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Posts Tagged ‘Buzzfeed’

Coldwell Banker, BuzzFeed Pair Up for Sponsored Content Series

Coldwell Banker

A couple of weeks ago, a BuzzFeed listicle that looked a whole lot like a paid placement for Target inspired a bunch of journalists on Twitter to ask for some clarity as to what is and isn’t sponsored content.

We’ll soon have another example of the strategy in action: today real estate brand Coldwell Banker announced a partnership with everyone’s favorite kitty-pic-factory-turned-real-news-source.

What will this partnership entail?

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Welcome Back, Justine Sacco

SaccoDating app Hot or Not received a lukewarm mention on BuzzFeed this morning, with writer Peter Lauria describing the product as “once massively popular, cruel, and addictive”; his very headline had the company returning to “an overheated online dating market.”

As marrieds with dogs, we’re far less interested in the fortunes of said app than the little nugget buried at the bottom of the post:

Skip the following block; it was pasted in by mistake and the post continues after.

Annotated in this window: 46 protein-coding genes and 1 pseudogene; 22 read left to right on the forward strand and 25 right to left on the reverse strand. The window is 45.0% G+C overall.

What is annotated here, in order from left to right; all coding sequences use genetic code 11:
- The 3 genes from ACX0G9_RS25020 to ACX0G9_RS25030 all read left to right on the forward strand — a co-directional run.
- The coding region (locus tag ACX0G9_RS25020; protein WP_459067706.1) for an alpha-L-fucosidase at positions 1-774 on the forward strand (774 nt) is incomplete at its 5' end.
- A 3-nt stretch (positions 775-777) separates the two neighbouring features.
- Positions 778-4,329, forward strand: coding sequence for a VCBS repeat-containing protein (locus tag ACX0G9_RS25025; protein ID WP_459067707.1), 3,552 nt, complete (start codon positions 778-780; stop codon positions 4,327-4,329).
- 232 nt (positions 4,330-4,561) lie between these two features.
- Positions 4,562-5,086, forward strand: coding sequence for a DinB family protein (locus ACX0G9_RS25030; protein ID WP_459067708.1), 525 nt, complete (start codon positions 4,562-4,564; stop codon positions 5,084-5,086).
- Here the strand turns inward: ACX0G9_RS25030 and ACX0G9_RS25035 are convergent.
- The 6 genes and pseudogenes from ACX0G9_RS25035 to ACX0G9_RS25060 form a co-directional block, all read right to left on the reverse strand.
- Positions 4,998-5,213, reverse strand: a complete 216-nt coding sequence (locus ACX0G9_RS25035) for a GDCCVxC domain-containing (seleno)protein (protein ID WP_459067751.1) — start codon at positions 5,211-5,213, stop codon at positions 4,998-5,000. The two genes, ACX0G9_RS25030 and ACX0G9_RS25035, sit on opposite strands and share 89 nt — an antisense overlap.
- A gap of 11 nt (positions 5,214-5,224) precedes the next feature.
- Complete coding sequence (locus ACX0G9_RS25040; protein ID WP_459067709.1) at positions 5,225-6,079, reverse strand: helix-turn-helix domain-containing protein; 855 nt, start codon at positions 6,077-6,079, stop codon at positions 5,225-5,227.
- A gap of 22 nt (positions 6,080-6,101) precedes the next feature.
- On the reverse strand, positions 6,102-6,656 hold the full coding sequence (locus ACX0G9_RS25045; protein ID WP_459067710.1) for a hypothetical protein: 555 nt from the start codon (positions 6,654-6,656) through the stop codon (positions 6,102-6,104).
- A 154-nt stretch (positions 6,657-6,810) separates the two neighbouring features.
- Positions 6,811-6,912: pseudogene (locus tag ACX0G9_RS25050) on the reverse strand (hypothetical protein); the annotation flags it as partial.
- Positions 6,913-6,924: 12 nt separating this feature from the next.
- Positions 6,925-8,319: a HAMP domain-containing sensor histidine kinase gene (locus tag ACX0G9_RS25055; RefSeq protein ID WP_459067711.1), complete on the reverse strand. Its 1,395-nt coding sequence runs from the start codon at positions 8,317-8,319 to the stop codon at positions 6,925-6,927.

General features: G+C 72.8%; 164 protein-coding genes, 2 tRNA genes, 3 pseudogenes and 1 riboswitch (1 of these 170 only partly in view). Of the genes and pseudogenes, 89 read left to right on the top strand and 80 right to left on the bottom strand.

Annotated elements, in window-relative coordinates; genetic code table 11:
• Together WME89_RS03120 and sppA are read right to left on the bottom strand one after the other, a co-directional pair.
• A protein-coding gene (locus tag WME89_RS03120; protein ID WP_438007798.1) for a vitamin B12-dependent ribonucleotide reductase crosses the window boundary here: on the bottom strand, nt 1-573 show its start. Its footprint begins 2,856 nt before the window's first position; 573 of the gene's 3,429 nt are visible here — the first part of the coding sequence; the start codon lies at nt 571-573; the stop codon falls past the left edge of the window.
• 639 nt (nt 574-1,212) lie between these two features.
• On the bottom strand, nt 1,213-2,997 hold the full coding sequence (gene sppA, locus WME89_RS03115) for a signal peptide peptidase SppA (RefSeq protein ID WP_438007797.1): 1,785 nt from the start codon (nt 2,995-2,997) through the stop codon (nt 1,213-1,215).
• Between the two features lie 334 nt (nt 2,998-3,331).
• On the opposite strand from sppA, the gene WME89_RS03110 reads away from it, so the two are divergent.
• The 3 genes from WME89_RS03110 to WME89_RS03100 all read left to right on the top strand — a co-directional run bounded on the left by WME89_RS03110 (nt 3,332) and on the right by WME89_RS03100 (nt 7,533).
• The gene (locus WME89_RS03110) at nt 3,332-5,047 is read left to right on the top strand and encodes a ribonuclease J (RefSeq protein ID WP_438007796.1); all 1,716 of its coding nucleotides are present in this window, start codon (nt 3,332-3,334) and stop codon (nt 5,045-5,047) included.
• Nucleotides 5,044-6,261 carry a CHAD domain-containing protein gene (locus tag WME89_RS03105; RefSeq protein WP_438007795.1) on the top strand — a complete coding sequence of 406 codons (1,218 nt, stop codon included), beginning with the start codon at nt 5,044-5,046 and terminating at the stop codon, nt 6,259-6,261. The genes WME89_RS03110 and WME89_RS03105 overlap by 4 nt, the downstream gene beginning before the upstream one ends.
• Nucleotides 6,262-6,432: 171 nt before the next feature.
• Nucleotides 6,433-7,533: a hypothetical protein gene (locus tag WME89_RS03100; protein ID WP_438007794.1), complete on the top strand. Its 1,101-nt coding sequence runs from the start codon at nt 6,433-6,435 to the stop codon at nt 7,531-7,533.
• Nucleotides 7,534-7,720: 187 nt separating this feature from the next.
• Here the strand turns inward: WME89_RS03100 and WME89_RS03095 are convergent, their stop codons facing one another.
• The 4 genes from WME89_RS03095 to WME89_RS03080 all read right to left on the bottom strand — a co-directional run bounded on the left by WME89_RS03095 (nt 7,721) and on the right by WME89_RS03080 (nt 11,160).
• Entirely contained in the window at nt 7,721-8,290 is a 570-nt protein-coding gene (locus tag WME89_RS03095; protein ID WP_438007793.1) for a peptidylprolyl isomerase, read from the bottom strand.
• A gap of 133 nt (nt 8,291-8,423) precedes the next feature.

“To help with the marketing and promotion of Hot or Not’s relaunch, Andreev has hired Justine Sacco, the former communications director for Diller’s IAC”

That was quick, wasn’t it?

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Buzzfeed + Cats = Perfect Recipe for a Viral Video

Cat food brand Friskies has figured out the perfect, deliciously simple formula for a viral video: Buzzfeed + cats, proving once and for all that the internet was, in fact, created for the sole purpose of sharing adorable/hilarious videos of our feline friends.  

The below ad for Purina’s Friskies brand, which depicts an older and wiser cat grudgingly bestowing sage advice unto a kitten, was published by Buzzfeed on June 5 (less than two weeks ago), and has already been viewed well over 10 million times. The spot has even spawned a popular Twitter hashtag #DearKitten, without either the brand or Buzfeed attempting to spread it.